If you want to drop a line into Southwest Pond near Greenspond this summer, you should know the rules have changed — dramatically.
- Topics :
- Fisheries and Oceans Canada , Indian Bay Ecosystem , Southwest Pond , New-Wes-Valley ,Greenspond
As of June 1 of this year, anglers will only be permitted to retain two fish, regardless of species, from the pond, and they’ll have to obtain tags from Fisheries and Oceans Canada in order to do so.
For the fishers who are interested in catch-and-release, the limit will be four per season.
For the most part, federal officials said the purpose of the new regulations is to protect the salmon population in the pond. That’s what they told a group of about two dozen people who attended a public meeting in Valleyfield last week.
The news didn’t go over terribly well with some of the people in attendance. Harry Winter is the town manager for the municipality of New-Wes-Valley. He said council put a pond management program in place in 2000, and he’s not pleased to see the federal government come in and suggest it’s not working and needs to be replaced.
“It’s not good enough … to say that the management plan that we’ve got is not working?” Mr. Winter said. “Here’s a case of something not working because the federal department is not doing what’s required to implement and take care of that management plan, and I suggest if (they) do you’ll have no concerns and no complaints about the stocks in Southwest Pond.”
Mr. Winter said prior to the establishment of the management plan more than a dozen years ago, anglers could take up to 24 fish a day from the pond under provincial regulations.
When council, along with the Indian Bay Ecosystem Corporation and the federal fisheries department, decided to put a plan in place, the new rules meant anglers had to apply by bag limits that restricted them to the retention of six fish per day, or two pounds plus one fish, whichever came first.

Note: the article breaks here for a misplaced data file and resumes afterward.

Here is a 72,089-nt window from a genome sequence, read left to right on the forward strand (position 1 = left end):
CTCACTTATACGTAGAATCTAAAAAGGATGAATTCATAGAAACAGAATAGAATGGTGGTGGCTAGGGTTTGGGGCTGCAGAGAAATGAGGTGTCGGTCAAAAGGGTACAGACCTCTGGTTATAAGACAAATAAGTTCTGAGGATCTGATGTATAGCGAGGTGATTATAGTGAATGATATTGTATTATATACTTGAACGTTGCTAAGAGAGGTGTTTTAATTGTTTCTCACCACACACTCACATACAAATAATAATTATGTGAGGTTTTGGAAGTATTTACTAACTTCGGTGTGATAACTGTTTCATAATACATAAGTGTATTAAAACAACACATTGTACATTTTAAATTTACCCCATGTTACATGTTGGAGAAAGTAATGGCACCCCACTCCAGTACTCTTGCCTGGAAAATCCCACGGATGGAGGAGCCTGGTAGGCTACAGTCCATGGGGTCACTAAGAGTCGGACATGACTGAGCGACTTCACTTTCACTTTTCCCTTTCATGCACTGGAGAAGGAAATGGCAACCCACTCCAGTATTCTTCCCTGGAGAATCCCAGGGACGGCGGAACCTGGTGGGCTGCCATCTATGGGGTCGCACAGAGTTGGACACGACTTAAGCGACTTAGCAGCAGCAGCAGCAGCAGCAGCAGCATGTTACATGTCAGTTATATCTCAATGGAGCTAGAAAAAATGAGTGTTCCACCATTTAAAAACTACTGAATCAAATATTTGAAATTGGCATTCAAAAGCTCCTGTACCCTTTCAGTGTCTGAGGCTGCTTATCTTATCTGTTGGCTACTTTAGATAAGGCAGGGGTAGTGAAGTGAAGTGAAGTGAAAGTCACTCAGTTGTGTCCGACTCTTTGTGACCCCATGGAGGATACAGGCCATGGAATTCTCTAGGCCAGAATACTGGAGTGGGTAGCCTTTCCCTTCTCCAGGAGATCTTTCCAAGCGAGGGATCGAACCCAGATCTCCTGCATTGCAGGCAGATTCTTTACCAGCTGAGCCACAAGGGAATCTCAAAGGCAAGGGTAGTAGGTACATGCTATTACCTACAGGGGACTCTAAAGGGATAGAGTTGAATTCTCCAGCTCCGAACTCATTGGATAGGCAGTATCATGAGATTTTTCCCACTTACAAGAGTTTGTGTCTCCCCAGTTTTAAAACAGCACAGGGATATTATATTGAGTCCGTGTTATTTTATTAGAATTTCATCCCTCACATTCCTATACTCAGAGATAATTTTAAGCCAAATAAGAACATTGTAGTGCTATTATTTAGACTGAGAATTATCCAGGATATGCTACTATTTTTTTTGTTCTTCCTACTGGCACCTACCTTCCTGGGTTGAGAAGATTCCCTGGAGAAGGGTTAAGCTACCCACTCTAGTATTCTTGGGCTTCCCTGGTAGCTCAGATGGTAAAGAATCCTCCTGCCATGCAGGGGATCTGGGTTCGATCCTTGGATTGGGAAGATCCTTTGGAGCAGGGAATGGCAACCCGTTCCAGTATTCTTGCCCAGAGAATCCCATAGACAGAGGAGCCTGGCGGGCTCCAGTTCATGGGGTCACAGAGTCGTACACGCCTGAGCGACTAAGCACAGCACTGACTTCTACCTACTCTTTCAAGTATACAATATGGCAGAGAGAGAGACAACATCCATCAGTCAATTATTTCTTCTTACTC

The new rules will limit fishers to just two fish per season, regardless of species. They will also be required to obtain tags from the federal department.
Mr. Winter said while the new rules, in and of themselves, are troubling to many residents who have fished regularly on that pond for generations, what bothers him, and some other people even more is what they perceive as a failure on the part of the federal government to adequately relay to them information about the changes in a timely fashion.
“What gets to me is this was all done without them telling us anything,” said Mr. Winter. “Yes, they are now telling us what the new rules are, but we didn’t even know they were coming. There was no consultation with council, or with residents, before the rules were set in stone.”
Back in the late 1990s, some folks in New-Wes-Valley knew there was something that had to be done about the declining numbers of fish in Southwest Pond.
The body of water, located off the highway that takes travellers from the main drag that is Route 320 in the direction of Greenspond, has been used for fishing by area anglers, and tourists, for generations.
But around 15 years ago, voices raised in concern for the protection of the fish stocks, and in particular the salmon known to call the pond home, began suggesting some rules needed to be put in place.
Enter the municipal council of New-Wes-Valley. It drafted and then put in place a management plan for the pond that it hoped would protect the salmon population.
“Back then, we knew something had to be done,” said Mr. Winter. “We sat down and put together a plan we believed would ensure there would always be salmon in that pond. Now, the federal government is telling us our plan is not good enough.”
“Yes, there were regulations, but they were never followed.”– Ken Hoyles, Deputy Mayor, New-Wes-Valley
Also on hand for the meeting was New-Wes-Valley Deputy Mayor Ken Hoyles. He said the concerns being raised by most people in the area do not stem from the simple idea of stock management and restrictions on the number of fish that can be retained. It’s more about ensuring everyone has enough information about the new regulations, and that the rules are properly enforced.
“Let’s do this in the proper manner,” Mr. Hoyles said. “We need to have some discussions to ensure this is the proper way to go with this, and get the basic background information, and maybe instead of two tags and game over, we might be able to put a process in place where you would have a bag limit, because I think what we’ve done here is we’ve gone from nothing to drastic. We’ve gone from no regulations to you only use two tags to catch two fish.”
Even after the management plan was put in place in 2000 by the council of that day, it was never enforced, officials said.
“You could go up there one day, catch three fish, go up the next day, catch one fish, the next day you might catch two fish,” said Mr. Hoyles. “Yes, there were regulations, but they were never followed. They were never enforced.
“They need to be enforced.”